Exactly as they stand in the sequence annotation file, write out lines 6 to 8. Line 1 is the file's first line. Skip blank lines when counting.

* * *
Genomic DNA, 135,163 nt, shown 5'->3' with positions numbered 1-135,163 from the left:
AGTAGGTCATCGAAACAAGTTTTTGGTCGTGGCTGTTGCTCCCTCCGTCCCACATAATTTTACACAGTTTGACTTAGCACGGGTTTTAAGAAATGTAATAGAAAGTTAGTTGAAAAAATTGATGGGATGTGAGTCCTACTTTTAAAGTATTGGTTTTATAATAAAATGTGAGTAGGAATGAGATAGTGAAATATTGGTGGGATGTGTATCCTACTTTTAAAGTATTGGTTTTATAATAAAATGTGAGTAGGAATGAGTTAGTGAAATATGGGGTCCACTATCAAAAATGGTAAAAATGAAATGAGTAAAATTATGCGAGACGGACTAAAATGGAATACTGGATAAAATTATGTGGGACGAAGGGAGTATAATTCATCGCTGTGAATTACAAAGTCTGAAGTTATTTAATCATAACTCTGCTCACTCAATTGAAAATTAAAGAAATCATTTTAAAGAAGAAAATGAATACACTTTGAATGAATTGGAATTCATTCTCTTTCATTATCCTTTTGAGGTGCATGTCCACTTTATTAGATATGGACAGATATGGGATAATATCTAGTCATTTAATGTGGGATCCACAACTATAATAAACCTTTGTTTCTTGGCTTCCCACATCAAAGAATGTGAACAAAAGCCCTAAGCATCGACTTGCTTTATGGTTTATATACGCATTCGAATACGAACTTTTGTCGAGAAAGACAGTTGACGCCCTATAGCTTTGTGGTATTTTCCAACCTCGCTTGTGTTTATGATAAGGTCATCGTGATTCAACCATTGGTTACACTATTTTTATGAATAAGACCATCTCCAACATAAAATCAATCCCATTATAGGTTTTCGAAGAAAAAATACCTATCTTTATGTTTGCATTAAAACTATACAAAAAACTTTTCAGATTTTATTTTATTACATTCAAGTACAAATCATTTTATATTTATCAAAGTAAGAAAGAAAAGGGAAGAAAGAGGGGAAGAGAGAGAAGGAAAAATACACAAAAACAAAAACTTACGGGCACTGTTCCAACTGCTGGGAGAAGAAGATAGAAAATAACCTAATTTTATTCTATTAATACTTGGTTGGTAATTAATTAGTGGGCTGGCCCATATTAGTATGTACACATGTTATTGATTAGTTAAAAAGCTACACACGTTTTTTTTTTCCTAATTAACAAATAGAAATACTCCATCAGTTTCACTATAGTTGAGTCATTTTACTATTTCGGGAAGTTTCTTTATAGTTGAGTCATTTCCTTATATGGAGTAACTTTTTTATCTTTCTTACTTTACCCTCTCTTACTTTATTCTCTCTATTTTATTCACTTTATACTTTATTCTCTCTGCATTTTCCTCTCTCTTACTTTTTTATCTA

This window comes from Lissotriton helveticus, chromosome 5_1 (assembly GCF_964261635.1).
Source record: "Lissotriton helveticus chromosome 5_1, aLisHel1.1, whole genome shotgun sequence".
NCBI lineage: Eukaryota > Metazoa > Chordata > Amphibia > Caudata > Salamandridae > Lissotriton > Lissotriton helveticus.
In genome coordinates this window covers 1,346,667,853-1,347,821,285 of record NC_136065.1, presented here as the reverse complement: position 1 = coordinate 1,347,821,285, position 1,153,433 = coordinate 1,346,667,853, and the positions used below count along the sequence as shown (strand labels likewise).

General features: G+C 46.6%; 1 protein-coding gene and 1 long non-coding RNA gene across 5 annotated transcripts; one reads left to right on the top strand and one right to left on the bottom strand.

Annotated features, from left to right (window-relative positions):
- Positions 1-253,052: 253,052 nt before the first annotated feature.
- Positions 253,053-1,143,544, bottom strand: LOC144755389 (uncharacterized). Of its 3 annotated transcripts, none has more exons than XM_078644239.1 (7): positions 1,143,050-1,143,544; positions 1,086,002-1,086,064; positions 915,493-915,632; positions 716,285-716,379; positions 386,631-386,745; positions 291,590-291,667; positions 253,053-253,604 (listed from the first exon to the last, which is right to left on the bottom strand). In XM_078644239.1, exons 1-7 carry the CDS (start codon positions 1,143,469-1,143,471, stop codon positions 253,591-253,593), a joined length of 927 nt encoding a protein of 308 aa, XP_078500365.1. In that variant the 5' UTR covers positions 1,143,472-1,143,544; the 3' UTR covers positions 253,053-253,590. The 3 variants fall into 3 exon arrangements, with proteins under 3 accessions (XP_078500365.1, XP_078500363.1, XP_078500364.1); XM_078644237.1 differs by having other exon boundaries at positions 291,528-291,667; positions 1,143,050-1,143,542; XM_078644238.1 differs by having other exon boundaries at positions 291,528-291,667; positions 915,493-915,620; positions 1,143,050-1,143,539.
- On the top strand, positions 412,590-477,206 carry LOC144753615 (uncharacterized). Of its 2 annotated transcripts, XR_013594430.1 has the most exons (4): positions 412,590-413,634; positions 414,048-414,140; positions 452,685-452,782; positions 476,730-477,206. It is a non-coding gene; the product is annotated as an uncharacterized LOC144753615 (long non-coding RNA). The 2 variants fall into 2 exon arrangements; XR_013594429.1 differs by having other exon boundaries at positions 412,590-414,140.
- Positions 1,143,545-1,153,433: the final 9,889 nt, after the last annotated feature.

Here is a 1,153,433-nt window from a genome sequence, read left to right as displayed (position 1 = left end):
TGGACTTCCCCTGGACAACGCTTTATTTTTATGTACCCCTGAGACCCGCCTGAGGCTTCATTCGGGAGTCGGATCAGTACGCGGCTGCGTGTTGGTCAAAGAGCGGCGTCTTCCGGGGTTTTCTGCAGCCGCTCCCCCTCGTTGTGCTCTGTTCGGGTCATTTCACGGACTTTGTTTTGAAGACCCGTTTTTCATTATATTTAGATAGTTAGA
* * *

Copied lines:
In genome coordinates this window covers 1,346,667,853-1,347,821,285 of record NC_136065.1, presented here as the reverse complement: position 1 = coordinate 1,347,821,285, position 1,153,433 = coordinate 1,346,667,853, and the positions used below count along the sequence as shown (strand labels likewise).

General features: G+C 46.6%; 1 protein-coding gene and 1 long non-coding RNA gene across 5 annotated transcripts; one reads left to right on the top strand and one right to left on the bottom strand.

Annotated features, from left to right (window-relative positions):